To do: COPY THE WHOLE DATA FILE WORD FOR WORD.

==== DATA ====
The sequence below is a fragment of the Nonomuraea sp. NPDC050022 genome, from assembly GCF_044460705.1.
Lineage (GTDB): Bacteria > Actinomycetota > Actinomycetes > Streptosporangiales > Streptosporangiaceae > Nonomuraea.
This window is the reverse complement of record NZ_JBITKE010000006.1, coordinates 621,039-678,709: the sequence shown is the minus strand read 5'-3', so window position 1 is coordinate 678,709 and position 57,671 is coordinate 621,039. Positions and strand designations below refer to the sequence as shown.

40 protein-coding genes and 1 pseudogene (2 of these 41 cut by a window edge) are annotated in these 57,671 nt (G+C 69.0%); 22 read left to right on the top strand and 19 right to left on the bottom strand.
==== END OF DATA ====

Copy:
The sequence below is a fragment of the Nonomuraea sp. NPDC050022 genome, from assembly GCF_044460705.1.
Lineage (GTDB): Bacteria > Actinomycetota > Actinomycetes > Streptosporangiales > Streptosporangiaceae > Nonomuraea.
This window is the reverse complement of record NZ_JBITKE010000006.1, coordinates 621,039-678,709: the sequence shown is the minus strand read 5'-3', so window position 1 is coordinate 678,709 and position 57,671 is coordinate 621,039. Positions and strand designations below refer to the sequence as shown.

40 protein-coding genes and 1 pseudogene (2 of these 41 cut by a window edge) are annotated in these 57,671 nt (G+C 69.0%); 22 read left to right on the top strand and 19 right to left on the bottom strand.